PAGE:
WEF lists five security requirements for IoT

  • February 23, 2022
  • Steve Rogerson

The World Economic Forum’s Council on the Connected World has mobilised a multistakeholder coalition of business leaders, government officials and technology experts to build a consensus on baseline security protections for the IoT.

Reflecting the interests of industry, consumers, white hat hackers and governments, the stakeholders agreed on five security requirements for consumer-facing IoT devices in what is the first international consensus of this type.

“As we look to new technologies to help address pressing global challenges – from climate change to rapid urbanisation – we must ensure this progress does not come at a cost to individual safety and privacy,” said Jeff Merritt, the WEF’s head of urban transformation. “This announcement is an important step towards a more secure digital future and is testament to the critical role of multistakeholder collaboration in promoting the responsible development and use of technology.”

Cybersecurity Tech Accord, Consumers International, and I Am the Cavalry, representing more than 400 member organisations globally, developed a statement based on research and dialogue, which has already been endorsed by more than 100 organisations and major tech companies, including Microsoft and NTT. This statement calls on device manufacturers and vendors to take immediate action.

“Microsoft is excited to support this effort to raise awareness and advance best practices throughout the industry, as well as to encourage cooperation across stakeholder groups to advance the security of consumer products including the services and platforms they are built on,” said Rob Spiger, principal security strategist at Microsoft.

Helena Leurent, director-general of Consumers International, added: “Connected devices are in consumers’ homes in increasing numbers, but many are poorly secured and lack basic protections. Consumers face serious risks and may not even be aware. It is encouraging to see support for a much overdue change. Consumer advocates everywhere look forward to seeing active adoption and enforcement of strong standards.”

The five security requirements are:

  • Must not have universal default passwords
  • Must keep software updated
  • Must have secure communication
  • Must ensure personal data are secure
  • Must implement a vulnerability disclosure policy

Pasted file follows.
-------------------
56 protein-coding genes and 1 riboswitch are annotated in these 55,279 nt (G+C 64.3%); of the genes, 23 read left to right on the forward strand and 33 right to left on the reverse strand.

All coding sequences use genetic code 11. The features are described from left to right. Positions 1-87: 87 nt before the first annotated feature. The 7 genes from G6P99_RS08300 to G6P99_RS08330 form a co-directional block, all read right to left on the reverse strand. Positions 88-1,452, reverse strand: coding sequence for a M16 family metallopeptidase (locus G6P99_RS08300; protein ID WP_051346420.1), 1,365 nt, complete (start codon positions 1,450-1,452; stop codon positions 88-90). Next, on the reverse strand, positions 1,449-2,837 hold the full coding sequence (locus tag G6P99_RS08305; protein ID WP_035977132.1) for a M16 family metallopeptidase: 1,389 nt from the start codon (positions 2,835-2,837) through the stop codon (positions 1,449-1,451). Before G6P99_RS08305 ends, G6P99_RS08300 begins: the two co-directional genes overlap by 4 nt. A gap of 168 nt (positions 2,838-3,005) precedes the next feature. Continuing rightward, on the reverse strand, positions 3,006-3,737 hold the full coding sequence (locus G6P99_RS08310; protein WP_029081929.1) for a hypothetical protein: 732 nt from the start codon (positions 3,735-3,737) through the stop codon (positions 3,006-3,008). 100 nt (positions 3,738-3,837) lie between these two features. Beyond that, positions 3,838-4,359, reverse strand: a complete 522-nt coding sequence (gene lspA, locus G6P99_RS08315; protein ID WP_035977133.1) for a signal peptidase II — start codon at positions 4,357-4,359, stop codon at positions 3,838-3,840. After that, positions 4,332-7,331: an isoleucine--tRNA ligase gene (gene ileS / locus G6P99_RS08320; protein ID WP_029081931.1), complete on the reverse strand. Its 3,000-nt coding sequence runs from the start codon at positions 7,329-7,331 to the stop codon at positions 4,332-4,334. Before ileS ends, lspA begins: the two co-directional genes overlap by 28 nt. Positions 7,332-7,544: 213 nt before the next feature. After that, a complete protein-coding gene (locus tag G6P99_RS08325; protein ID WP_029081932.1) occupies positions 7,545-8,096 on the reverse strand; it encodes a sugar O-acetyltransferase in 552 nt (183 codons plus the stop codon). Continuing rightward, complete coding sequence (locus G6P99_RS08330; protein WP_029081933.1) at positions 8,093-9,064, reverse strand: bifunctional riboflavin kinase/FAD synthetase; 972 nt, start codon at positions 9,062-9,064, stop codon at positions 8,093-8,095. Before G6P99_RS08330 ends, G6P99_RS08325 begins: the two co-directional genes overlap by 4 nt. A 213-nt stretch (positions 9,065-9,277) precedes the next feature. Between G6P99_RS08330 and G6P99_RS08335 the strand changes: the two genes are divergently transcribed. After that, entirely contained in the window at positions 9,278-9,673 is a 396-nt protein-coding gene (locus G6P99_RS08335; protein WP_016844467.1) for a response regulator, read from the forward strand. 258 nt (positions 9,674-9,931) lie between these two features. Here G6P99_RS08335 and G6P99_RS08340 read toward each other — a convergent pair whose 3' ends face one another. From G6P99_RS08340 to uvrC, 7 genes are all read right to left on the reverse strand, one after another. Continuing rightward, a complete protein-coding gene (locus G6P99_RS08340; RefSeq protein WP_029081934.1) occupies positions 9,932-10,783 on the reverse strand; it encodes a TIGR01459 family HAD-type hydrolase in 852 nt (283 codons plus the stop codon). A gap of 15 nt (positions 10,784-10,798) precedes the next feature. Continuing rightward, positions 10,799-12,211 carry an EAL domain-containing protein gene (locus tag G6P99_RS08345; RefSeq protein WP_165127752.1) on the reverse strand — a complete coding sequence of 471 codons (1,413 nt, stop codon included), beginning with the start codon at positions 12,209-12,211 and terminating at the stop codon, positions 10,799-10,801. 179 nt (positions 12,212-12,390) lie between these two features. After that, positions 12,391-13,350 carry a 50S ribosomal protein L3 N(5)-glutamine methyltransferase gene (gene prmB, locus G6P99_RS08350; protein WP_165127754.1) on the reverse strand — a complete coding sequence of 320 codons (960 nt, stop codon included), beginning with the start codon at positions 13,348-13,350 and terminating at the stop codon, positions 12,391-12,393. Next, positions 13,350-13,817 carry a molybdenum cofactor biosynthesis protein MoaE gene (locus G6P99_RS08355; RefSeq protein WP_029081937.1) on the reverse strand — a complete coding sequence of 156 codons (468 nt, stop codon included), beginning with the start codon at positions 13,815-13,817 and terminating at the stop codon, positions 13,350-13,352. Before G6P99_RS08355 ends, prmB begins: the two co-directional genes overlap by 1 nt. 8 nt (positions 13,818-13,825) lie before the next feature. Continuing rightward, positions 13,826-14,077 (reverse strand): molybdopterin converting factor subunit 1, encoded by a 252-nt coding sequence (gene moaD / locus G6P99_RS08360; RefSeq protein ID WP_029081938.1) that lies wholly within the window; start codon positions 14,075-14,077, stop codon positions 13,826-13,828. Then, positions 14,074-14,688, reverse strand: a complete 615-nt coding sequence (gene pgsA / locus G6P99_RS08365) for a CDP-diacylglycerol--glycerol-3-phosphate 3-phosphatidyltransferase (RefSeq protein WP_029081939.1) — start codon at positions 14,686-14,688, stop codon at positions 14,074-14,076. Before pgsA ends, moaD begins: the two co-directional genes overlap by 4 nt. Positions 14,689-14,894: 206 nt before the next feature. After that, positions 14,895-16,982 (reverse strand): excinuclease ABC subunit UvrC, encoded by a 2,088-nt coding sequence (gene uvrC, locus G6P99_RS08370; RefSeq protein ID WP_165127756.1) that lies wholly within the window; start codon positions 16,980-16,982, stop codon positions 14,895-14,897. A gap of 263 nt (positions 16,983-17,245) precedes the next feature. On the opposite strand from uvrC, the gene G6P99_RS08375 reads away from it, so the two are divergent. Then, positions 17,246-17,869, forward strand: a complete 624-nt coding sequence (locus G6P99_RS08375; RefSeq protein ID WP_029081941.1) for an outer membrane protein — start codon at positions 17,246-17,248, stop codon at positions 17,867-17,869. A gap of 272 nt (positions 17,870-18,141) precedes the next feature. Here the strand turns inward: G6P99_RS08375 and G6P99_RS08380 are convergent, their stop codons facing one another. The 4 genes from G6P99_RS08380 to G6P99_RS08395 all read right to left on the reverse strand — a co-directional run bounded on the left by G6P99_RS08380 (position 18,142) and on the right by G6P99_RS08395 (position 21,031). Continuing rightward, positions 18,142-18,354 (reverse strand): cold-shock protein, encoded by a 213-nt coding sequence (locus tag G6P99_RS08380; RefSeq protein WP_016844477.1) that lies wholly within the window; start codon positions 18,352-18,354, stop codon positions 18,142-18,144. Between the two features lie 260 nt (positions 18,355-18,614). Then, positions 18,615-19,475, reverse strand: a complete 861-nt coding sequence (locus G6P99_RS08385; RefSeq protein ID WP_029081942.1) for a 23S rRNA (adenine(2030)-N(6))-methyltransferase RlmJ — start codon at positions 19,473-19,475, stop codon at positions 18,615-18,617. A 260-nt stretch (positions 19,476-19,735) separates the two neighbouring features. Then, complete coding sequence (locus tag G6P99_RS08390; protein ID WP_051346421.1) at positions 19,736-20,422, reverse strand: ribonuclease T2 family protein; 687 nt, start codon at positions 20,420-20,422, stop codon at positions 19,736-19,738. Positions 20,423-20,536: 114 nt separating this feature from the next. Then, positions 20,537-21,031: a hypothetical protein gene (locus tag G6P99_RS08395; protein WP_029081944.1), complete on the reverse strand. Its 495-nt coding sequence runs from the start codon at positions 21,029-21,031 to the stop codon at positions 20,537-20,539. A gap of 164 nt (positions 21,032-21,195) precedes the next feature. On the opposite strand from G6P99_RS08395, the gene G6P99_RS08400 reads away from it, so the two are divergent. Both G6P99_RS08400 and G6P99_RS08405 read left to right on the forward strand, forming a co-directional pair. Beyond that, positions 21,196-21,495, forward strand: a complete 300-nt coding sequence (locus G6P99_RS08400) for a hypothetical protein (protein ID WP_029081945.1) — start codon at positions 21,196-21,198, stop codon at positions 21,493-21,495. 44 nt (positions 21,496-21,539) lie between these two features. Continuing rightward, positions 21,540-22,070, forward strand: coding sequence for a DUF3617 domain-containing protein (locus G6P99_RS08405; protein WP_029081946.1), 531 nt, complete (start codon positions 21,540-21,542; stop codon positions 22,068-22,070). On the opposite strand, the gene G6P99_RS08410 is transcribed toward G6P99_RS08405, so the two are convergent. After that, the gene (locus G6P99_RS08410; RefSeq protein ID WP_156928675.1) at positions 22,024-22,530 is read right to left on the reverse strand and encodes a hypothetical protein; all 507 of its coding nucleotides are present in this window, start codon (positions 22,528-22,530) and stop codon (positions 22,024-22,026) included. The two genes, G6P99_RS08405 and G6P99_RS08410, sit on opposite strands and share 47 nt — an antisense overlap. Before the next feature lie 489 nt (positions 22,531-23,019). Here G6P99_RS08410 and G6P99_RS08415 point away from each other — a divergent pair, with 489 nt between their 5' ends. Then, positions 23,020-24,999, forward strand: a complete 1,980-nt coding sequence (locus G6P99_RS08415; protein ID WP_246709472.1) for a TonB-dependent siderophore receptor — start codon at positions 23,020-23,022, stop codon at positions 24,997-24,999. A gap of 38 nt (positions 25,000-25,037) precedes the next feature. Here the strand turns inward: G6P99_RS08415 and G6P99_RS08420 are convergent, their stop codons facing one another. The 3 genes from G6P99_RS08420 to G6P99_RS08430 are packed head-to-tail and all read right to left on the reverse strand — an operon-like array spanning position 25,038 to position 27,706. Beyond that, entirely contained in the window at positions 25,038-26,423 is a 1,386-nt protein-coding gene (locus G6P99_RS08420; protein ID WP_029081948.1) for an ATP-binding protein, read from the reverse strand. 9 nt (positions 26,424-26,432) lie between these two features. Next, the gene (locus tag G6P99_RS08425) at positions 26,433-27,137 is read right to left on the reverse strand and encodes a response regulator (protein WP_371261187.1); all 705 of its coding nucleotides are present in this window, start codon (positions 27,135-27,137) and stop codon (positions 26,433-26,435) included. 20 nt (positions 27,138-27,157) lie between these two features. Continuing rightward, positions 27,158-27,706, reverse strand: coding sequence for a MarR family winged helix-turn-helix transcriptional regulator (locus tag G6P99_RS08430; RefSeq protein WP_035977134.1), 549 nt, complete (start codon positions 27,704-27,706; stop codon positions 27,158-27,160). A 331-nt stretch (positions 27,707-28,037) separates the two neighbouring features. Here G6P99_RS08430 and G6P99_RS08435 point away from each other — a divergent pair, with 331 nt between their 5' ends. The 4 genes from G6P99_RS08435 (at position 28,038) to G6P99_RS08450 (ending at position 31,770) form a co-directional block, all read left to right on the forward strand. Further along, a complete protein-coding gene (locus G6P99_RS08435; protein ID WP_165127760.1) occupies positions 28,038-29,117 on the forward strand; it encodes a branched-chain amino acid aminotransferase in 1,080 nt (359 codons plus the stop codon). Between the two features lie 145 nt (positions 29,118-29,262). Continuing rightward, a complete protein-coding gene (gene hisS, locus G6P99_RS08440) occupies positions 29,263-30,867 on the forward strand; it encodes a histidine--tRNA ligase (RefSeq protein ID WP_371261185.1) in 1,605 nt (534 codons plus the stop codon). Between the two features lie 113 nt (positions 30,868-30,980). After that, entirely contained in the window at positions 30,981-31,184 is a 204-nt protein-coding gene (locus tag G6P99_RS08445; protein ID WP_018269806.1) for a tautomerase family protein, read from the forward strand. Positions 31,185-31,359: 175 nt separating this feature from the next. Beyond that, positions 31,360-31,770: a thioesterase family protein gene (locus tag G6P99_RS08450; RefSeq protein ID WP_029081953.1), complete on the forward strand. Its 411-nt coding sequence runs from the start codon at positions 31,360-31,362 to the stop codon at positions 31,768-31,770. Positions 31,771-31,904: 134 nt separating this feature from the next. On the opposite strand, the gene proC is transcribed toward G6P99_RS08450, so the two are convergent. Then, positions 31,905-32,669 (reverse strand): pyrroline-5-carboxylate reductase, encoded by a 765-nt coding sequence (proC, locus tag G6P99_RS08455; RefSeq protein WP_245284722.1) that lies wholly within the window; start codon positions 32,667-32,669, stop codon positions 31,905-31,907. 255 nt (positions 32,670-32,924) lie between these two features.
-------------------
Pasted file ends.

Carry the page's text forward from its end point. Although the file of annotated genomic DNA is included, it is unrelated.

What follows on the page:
“By endorsing these five key responsibilities, the organisations that have signed on are sending a clear message about minimum acceptable standards,” said white hat hacker Marc Rogers, vice-president for cyber security at Okta. “Most importantly it is setting a baseline that I hope will unify the industry approach leading to better security for all consumers worldwide.”

Shahid Ahmed, group executive vice-president at NTT, added: “Building a secure and trusted connected world is important to all of us. NTT is excited to participate in this global collaboration between industry, consumer groups and governments to accelerate better security measures for IoT, using these five provisions as a starting point.”

And Annalaura Gallo, head of secretariat at the Cybersecurity Tech Accord, said: “The Cybersecurity Tech Accord is proud to be joining consumer advocates and security activists in an initiative that will help secure the next generation of connected consumer products. Connected devices can bring incredible benefits to consumers but they also come with new cyber risks. We endorse five key security baseline requirements for these devices, hoping they will be promoted and adopted more broadly by governments and businesses worldwide.”

IAR Systems and its subsidiary Secure Thingz announced their active support for the statement.

“The efforts of the World Economic Forum, in addition to the growing national and international standards, are very welcome,” said Haydn Povey, CEO of Secure Thingz. “From Secure Thingz’s side, we are ideally placed to support the improvement of security across all connected devices. It is only by elevating these requirements to the boardrooms of the Fortune 500 companies, and the corridors of power, that we will see the changes in purchasing habits and empowerment of systems, unleashing the radical benefits of the connected world.”